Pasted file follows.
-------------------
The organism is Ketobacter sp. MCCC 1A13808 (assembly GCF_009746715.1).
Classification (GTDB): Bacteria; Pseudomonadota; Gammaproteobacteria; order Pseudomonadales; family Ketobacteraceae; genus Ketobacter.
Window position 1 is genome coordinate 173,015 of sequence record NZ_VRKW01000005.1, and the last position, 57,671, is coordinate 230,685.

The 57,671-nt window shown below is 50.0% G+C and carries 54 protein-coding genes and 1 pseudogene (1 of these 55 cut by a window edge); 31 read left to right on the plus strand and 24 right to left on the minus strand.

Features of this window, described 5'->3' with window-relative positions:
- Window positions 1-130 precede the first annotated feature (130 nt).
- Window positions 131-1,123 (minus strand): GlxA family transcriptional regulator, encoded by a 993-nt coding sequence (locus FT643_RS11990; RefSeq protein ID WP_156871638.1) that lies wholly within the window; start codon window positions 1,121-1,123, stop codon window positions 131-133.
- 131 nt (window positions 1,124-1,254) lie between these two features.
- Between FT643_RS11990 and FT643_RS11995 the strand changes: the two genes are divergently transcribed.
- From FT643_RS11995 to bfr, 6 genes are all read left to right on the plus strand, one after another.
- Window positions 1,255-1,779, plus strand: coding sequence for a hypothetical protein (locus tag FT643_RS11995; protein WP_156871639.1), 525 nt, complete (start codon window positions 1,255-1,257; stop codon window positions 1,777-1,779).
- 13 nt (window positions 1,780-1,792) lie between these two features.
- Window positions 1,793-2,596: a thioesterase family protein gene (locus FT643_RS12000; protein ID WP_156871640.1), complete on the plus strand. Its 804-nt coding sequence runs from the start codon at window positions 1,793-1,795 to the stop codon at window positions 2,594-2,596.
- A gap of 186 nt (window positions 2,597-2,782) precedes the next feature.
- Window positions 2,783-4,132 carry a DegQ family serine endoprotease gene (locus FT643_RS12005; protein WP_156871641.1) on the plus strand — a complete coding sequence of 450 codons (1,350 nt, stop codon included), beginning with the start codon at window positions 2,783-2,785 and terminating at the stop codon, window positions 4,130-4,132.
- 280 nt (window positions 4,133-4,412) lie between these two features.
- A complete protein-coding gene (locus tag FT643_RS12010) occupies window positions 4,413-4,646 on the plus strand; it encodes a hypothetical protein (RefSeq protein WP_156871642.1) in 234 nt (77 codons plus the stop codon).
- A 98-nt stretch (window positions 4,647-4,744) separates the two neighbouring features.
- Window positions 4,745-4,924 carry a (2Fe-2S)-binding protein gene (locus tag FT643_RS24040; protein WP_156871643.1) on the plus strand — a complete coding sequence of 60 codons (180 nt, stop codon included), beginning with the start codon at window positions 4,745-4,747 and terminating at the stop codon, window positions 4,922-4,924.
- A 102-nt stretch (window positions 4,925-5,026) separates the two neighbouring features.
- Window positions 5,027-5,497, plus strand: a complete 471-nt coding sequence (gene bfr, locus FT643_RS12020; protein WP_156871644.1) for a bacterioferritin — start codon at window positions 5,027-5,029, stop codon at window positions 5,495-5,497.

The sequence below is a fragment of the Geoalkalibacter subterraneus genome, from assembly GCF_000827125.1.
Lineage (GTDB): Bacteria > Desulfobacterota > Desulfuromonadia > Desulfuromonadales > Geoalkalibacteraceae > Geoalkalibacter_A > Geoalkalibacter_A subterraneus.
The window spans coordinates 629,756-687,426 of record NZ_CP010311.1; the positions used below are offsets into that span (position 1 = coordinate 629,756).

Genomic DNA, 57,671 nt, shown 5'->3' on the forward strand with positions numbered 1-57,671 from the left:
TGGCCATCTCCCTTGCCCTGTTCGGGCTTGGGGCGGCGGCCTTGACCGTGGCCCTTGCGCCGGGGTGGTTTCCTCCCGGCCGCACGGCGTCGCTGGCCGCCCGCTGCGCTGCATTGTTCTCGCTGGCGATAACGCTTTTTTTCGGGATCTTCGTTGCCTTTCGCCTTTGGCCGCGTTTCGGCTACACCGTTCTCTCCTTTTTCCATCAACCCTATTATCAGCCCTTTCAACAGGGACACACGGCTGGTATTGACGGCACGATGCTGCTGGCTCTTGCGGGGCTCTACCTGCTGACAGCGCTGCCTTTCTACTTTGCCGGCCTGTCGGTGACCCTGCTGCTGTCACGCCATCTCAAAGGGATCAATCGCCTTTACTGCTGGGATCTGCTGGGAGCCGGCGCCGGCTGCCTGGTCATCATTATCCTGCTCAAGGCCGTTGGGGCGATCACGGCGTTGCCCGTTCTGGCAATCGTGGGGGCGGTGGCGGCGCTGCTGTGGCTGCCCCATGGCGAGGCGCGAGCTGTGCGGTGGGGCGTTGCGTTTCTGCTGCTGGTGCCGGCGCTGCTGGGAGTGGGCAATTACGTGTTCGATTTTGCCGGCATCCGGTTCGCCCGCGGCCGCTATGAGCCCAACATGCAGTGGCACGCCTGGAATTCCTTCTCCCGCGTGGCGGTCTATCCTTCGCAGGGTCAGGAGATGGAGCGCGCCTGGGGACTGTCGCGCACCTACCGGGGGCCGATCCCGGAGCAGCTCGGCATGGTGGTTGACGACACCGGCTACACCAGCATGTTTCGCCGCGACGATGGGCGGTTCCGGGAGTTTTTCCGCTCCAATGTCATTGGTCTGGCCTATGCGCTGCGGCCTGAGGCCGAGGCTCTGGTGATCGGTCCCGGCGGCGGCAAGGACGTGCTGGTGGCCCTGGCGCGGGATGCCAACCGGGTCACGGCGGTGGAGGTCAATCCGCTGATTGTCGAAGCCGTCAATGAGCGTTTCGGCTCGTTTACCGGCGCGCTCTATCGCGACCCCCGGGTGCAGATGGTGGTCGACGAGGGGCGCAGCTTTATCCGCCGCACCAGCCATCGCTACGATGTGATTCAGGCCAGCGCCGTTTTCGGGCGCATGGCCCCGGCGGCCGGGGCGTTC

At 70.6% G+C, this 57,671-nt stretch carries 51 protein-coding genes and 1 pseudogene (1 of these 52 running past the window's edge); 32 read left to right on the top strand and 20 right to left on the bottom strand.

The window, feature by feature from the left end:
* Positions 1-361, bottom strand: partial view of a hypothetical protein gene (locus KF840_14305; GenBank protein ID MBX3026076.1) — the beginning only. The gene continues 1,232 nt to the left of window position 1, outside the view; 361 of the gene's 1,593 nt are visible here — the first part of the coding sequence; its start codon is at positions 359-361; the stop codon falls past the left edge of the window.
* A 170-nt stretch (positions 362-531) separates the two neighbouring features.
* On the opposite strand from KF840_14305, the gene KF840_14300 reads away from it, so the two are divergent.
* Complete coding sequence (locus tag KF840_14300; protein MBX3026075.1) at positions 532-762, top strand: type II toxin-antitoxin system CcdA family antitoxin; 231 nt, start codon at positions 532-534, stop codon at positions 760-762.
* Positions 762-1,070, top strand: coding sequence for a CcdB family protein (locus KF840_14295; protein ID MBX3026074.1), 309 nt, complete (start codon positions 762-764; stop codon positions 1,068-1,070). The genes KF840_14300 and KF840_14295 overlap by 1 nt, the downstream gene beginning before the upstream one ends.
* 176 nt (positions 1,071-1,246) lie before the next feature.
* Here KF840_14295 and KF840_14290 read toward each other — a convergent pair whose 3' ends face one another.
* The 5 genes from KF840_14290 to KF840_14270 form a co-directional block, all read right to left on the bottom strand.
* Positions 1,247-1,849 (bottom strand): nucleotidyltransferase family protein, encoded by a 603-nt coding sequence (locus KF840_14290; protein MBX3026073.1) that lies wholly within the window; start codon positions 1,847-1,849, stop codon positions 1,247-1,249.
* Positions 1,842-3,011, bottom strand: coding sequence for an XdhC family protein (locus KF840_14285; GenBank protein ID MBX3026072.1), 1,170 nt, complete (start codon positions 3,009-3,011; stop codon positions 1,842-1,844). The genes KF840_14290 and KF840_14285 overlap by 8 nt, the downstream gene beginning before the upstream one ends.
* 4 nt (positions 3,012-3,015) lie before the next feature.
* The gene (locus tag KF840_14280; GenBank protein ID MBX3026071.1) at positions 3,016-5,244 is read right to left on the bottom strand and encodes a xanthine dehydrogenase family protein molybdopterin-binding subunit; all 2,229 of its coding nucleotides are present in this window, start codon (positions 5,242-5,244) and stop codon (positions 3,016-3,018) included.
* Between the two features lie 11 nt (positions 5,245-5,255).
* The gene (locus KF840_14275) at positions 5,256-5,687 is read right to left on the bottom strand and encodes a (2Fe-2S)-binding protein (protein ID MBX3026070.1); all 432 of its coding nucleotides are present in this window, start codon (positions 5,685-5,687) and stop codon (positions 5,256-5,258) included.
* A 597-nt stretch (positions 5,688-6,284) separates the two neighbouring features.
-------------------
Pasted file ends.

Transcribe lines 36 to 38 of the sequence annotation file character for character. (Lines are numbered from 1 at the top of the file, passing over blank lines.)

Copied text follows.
* The 5 genes from KF840_14290 to KF840_14270 form a co-directional block, all read right to left on the bottom strand.
* Positions 1,247-1,849 (bottom strand): nucleotidyltransferase family protein, encoded by a 603-nt coding sequence (locus KF840_14290; protein MBX3026073.1) that lies wholly within the window; start codon positions 1,847-1,849, stop codon positions 1,247-1,249.
* Positions 1,842-3,011, bottom strand: coding sequence for an XdhC family protein (locus KF840_14285; GenBank protein ID MBX3026072.1), 1,170 nt, complete (start codon positions 3,009-3,011; stop codon positions 1,842-1,844). The genes KF840_14290 and KF840_14285 overlap by 8 nt, the downstream gene beginning before the upstream one ends.